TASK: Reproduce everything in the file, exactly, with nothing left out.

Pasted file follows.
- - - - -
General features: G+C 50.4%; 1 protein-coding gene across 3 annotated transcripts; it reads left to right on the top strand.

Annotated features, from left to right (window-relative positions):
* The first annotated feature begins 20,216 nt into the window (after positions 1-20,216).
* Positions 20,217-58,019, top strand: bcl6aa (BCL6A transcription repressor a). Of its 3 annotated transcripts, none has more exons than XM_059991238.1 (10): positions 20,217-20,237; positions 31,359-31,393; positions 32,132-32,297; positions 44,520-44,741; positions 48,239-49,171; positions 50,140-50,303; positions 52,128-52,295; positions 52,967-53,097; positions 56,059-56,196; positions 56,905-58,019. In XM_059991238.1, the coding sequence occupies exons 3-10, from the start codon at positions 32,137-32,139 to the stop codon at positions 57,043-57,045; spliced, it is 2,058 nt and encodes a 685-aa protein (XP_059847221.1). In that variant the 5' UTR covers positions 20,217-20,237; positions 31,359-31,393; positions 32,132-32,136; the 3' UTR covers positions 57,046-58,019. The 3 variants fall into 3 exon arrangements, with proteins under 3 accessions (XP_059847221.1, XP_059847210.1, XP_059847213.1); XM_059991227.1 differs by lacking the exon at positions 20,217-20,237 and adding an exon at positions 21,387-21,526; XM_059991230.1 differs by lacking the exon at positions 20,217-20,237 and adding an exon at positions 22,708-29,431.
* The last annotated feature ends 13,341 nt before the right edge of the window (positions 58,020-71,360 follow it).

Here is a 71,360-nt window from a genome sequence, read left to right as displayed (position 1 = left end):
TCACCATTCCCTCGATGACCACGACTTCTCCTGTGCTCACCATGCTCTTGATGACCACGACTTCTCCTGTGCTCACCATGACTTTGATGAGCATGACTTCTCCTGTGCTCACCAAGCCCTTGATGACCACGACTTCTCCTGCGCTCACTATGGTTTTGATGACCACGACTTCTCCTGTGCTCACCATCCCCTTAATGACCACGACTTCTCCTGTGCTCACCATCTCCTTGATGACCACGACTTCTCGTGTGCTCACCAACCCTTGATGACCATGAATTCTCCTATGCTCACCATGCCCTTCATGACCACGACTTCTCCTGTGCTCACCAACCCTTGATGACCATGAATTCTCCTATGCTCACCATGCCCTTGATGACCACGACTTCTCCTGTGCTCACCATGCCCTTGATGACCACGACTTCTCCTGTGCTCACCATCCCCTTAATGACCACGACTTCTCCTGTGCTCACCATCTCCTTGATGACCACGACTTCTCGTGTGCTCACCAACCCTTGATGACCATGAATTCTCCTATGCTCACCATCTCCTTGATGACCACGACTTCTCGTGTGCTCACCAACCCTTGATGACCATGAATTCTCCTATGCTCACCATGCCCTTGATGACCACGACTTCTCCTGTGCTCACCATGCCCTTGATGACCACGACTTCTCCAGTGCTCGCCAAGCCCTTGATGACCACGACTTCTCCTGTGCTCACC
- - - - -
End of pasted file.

General features: G+C 50.4%; 1 protein-coding gene across 3 annotated transcripts; it reads left to right on the top strand.

Annotated features, from left to right (window-relative positions):
* The first annotated feature begins 20,216 nt into the window (after positions 1-20,216).
* Positions 20,217-58,019, top strand: bcl6aa (BCL6A transcription repressor a). Of its 3 annotated transcripts, none has more exons than XM_059991238.1 (10): positions 20,217-20,237; positions 31,359-31,393; positions 32,132-32,297; positions 44,520-44,741; positions 48,239-49,171; positions 50,140-50,303; positions 52,128-52,295; positions 52,967-53,097; positions 56,059-56,196; positions 56,905-58,019. In XM_059991238.1, the coding sequence occupies exons 3-10, from the start codon at positions 32,137-32,139 to the stop codon at positions 57,043-57,045; spliced, it is 2,058 nt and encodes a 685-aa protein (XP_059847221.1). In that variant the 5' UTR covers positions 20,217-20,237; positions 31,359-31,393; positions 32,132-32,136; the 3' UTR covers positions 57,046-58,019. The 3 variants fall into 3 exon arrangements, with proteins under 3 accessions (XP_059847221.1, XP_059847210.1, XP_059847213.1); XM_059991227.1 differs by lacking the exon at positions 20,217-20,237 and adding an exon at positions 21,387-21,526; XM_059991230.1 differs by lacking the exon at positions 20,217-20,237 and adding an exon at positions 22,708-29,431.
* The last annotated feature ends 13,341 nt before the right edge of the window (positions 58,020-71,360 follow it).

Here is a 71,360-nt window from a genome sequence, read left to right as displayed (position 1 = left end):
TCACCATTCCCTCGATGACCACGACTTCTCCTGTGCTCACCATGCTCTTGATGACCACGACTTCTCCTGTGCTCACCATGACTTTGATGAGCATGACTTCTCCTGTGCTCACCAAGCCCTTGATGACCACGACTTCTCCTGCGCTCACTATGGTTTTGATGACCACGACTTCTCCTGTGCTCACCATCCCCTTAATGACCACGACTTCTCCTGTGCTCACCATCTCCTTGATGACCACGACTTCTCGTGTGCTCACCAACCCTTGATGACCATGAATTCTCCTATGCTCACCATGCCCTTCATGACCACGACTTCTCCTGTGCTCACCAACCCTTGATGACCATGAATTCTCCTATGCTCACCATGCCCTTGATGACCACGACTTCTCCTGTGCTCACCATGCCCTTGATGACCACGACTTCTCCTGTGCTCACCATCCCCTTAATGACCACGACTTCTCCTGTGCTCACCATCTCCTTGATGACCACGACTTCTCGTGTGCTCACCAACCCTTGATGACCATGAATTCTCCTATGCTCACCATCTCCTTGATGACCACGACTTCTCGTGTGCTCACCAACCCTTGATGACCATGAATTCTCCTATGCTCACCATGCCCTTGATGACCACGACTTCTCCTGTGCTCACCATGCCCTTGATGACCACGACTTCTCCAGTGCTCGCCAAGCCCTTGATGACCACGACTTCTCCTGTGCTCACC